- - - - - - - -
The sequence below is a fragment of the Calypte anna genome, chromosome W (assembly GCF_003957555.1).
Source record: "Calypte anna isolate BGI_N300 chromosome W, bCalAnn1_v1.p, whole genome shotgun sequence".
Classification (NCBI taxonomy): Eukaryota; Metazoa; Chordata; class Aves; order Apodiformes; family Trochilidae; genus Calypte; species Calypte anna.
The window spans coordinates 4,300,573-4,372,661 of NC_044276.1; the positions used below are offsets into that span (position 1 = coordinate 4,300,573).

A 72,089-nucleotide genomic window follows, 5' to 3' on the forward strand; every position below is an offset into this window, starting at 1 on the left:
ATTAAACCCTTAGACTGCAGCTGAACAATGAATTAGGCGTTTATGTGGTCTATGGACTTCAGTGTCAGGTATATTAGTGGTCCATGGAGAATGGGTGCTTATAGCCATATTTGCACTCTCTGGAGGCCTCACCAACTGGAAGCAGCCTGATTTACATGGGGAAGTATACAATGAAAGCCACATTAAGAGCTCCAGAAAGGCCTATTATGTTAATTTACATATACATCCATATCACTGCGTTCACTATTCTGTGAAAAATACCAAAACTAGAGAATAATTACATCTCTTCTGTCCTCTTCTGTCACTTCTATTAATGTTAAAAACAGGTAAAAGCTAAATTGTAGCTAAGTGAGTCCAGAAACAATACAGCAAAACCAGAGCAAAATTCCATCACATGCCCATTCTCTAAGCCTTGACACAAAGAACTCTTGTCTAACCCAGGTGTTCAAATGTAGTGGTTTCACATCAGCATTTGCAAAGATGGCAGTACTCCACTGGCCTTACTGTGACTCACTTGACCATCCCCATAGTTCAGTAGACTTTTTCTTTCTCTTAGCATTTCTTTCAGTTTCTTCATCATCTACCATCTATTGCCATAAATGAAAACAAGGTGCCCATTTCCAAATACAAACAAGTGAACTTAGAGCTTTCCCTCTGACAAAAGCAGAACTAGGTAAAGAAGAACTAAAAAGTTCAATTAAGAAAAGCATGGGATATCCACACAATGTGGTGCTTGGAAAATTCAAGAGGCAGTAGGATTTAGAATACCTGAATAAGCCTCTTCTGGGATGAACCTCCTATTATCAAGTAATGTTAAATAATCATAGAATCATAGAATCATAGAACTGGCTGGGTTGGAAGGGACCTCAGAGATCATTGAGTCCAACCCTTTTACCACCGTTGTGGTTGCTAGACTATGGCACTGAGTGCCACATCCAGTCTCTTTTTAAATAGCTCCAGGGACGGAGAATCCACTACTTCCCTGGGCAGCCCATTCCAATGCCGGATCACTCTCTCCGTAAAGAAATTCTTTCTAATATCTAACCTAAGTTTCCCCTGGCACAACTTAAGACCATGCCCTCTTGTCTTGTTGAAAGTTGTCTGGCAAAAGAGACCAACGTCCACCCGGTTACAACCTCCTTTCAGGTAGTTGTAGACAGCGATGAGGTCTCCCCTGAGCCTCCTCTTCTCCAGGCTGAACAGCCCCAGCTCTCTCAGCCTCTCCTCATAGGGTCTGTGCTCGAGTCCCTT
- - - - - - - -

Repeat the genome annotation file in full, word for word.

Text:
The sequence below is a fragment of the Calypte anna genome, chromosome W (assembly GCF_003957555.1).
Source record: "Calypte anna isolate BGI_N300 chromosome W, bCalAnn1_v1.p, whole genome shotgun sequence".
Classification (NCBI taxonomy): Eukaryota; Metazoa; Chordata; class Aves; order Apodiformes; family Trochilidae; genus Calypte; species Calypte anna.
The window spans coordinates 4,300,573-4,372,661 of NC_044276.1; the positions used below are offsets into that span (position 1 = coordinate 4,300,573).

A 72,089-nucleotide genomic window follows, 5' to 3' on the forward strand; every position below is an offset into this window, starting at 1 on the left:
ATTAAACCCTTAGACTGCAGCTGAACAATGAATTAGGCGTTTATGTGGTCTATGGACTTCAGTGTCAGGTATATTAGTGGTCCATGGAGAATGGGTGCTTATAGCCATATTTGCACTCTCTGGAGGCCTCACCAACTGGAAGCAGCCTGATTTACATGGGGAAGTATACAATGAAAGCCACATTAAGAGCTCCAGAAAGGCCTATTATGTTAATTTACATATACATCCATATCACTGCGTTCACTATTCTGTGAAAAATACCAAAACTAGAGAATAATTACATCTCTTCTGTCCTCTTCTGTCACTTCTATTAATGTTAAAAACAGGTAAAAGCTAAATTGTAGCTAAGTGAGTCCAGAAACAATACAGCAAAACCAGAGCAAAATTCCATCACATGCCCATTCTCTAAGCCTTGACACAAAGAACTCTTGTCTAACCCAGGTGTTCAAATGTAGTGGTTTCACATCAGCATTTGCAAAGATGGCAGTACTCCACTGGCCTTACTGTGACTCACTTGACCATCCCCATAGTTCAGTAGACTTTTTCTTTCTCTTAGCATTTCTTTCAGTTTCTTCATCATCTACCATCTATTGCCATAAATGAAAACAAGGTGCCCATTTCCAAATACAAACAAGTGAACTTAGAGCTTTCCCTCTGACAAAAGCAGAACTAGGTAAAGAAGAACTAAAAAGTTCAATTAAGAAAAGCATGGGATATCCACACAATGTGGTGCTTGGAAAATTCAAGAGGCAGTAGGATTTAGAATACCTGAATAAGCCTCTTCTGGGATGAACCTCCTATTATCAAGTAATGTTAAATAATCATAGAATCATAGAATCATAGAACTGGCTGGGTTGGAAGGGACCTCAGAGATCATTGAGTCCAACCCTTTTACCACCGTTGTGGTTGCTAGACTATGGCACTGAGTGCCACATCCAGTCTCTTTTTAAATAGCTCCAGGGACGGAGAATCCACTACTTCCCTGGGCAGCCCATTCCAATGCCGGATCACTCTCTCCGTAAAGAAATTCTTTCTAATATCTAACCTAAGTTTCCCCTGGCACAACTTAAGACCATGCCCTCTTGTCTTGTTGAAAGTTGTCTGGCAAAAGAGACCAACGTCCACCCGGTTACAACCTCCTTTCAGGTAGTTGTAGACAGCGATGAGGTCTCCCCTGAGCCTCCTCTTCTCCAGGCTGAACAGCCCCAGCTCTCTCAGCCTCTCCTCATAGGGTCTGTGCTCGAGTCCCTT